Familiar problems mask Nigeria’s dynamism

by FT

November 8, 2017 | 5:36 pm
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Any business thinking of investing in Nigeria faces a daunting prospect. Public bureaucracies are labyrinthine, slow-moving and notoriously corrupt. Basic services such as electricity and water are unreliable, if available. Skilled and semi-skilled workers are often hard to find. Just getting about is a hazard, with gridlocked traffic in cities and crazy driving on potholed highways contributing to one of the world’s highest rates of road deaths.

Added to all that is an economy bumping along the bottom after a deep recession, and an alarmingly high rate of unemployment that has driven many young people into the arms of criminal gangs and violent insurgents.

All this is true, and more. Yet once such investors arrive they also find a parallel reality: a country buzzing with creative energy, many of its people convinced that things will soon improve.

“We are not a poor country,” says Bolaji Balogun, CEO of Chapel Hill Denham, an investment bank that recently launched Nigeria’s first listed infrastructure debt fund. “We are a wealthy country that has not managed its opportunities and resources very well.” Nigeria, he adds, “has no shortage of remarkable entrepreneurs or of people with the work ethic to go out and put food on the table.”

Such dynamism is immediately palpable in Lagos, not only in its vibrant comedy scene, for example, but also in its world-renowned music and fashion, its increasingly sophisticated cinema and in its literature. It is also evident in the city’s fast-growing digital economy, where hundreds of new companies are springing up with the potential to create thousands of jobs.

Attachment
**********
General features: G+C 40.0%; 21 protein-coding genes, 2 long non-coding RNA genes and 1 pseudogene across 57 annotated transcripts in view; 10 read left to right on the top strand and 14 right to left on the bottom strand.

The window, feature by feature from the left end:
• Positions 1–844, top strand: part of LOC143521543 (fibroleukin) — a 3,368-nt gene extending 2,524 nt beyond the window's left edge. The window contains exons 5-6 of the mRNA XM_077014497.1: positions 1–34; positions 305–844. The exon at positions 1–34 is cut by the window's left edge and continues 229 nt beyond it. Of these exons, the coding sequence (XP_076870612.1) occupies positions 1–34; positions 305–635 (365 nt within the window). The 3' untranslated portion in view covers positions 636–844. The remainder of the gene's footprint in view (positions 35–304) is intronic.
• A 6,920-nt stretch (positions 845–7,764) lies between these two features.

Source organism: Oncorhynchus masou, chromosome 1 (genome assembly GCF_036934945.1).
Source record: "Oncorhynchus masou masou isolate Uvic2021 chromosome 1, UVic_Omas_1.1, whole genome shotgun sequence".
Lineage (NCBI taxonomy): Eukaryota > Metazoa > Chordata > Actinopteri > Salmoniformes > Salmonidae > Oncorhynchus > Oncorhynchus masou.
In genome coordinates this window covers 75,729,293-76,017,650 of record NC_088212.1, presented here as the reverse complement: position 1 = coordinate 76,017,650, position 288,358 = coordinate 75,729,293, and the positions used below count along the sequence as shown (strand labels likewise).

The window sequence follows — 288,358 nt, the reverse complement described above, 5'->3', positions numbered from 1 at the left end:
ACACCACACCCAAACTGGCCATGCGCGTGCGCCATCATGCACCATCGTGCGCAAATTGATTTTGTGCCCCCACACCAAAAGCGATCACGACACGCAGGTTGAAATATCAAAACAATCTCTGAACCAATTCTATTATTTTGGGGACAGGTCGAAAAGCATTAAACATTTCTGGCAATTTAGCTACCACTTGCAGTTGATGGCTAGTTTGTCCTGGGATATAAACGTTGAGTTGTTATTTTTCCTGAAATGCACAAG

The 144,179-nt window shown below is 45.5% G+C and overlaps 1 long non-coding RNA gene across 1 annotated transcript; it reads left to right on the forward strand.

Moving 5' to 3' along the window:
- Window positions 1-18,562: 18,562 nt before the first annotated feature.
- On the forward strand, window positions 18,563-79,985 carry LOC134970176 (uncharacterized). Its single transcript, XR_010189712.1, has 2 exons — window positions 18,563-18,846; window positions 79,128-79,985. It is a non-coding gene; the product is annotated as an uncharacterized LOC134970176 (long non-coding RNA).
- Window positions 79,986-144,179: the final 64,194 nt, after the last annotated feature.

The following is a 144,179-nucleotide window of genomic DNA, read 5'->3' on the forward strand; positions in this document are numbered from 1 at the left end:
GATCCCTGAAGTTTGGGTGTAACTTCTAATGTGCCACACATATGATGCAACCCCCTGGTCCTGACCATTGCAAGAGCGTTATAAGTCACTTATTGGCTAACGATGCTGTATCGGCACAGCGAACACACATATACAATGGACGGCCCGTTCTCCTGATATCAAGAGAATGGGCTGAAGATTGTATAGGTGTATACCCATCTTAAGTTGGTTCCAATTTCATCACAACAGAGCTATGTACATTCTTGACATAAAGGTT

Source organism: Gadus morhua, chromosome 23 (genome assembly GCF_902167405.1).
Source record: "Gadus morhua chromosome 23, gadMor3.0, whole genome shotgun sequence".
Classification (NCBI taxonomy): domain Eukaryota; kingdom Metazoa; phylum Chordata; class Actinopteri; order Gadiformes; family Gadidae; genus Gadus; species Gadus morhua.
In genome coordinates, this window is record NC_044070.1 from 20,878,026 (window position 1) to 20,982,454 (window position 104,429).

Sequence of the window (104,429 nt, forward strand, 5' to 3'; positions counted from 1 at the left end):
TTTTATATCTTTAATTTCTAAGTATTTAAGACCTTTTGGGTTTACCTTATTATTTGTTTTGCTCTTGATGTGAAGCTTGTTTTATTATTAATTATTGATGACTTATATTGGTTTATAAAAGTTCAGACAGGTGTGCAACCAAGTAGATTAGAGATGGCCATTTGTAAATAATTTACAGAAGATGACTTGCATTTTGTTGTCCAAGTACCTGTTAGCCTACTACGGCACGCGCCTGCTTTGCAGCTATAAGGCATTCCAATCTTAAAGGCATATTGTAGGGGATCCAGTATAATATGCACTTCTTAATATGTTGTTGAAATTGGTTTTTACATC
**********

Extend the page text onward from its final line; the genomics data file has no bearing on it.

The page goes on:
“For the first time if you’re in Abuja or Lagos or Ibadan or Port Harcourt you have connectivity that would rival central London,” says Pule Taukobong, a founding partner at South Africa’s CRE Venture Capital, which has invested in several Nigerian start-ups. “We’re at the point where you can begin to have people pay for things online.”

Nigeria’s agriculture sector, too, is bursting with dynamic individuals. One such is Ibiyemi Fakande of Living Hope Care, a charity that began looking after the orphans of HIV/Aids victims and is now helping them build a future through farming.

Another is Rotimi Williams, a former investment banker who is taking rice farming from the north to Ogun state, just inland from Lagos, in one of many enterprises bringing producers nearer to the country’s biggest market.

Not all sectors are as effervescent. The banking industry has been hammered by the recession that followed the collapse in the oil price from mid-2014, thanks to its heavy exposure to deeply indebted oil companies. Analysts worry that banks have yet to recognise the full extent of their non-performing loans, although some have done well from the devaluation of the naira.

Nigeria has long suffered from the oil curse — an over-reliance on its considerable reserves as a source of foreign earnings. This has made it complacent about developing other export sectors while failing to put its resources, particularly gas, to good use as an energy source at home.

Nigeria’s other longstanding problem is the fragility of its infrastructure. A small number of investment funds are rising to the challenge of attracting capital to what is a frustratingly slow-moving sector.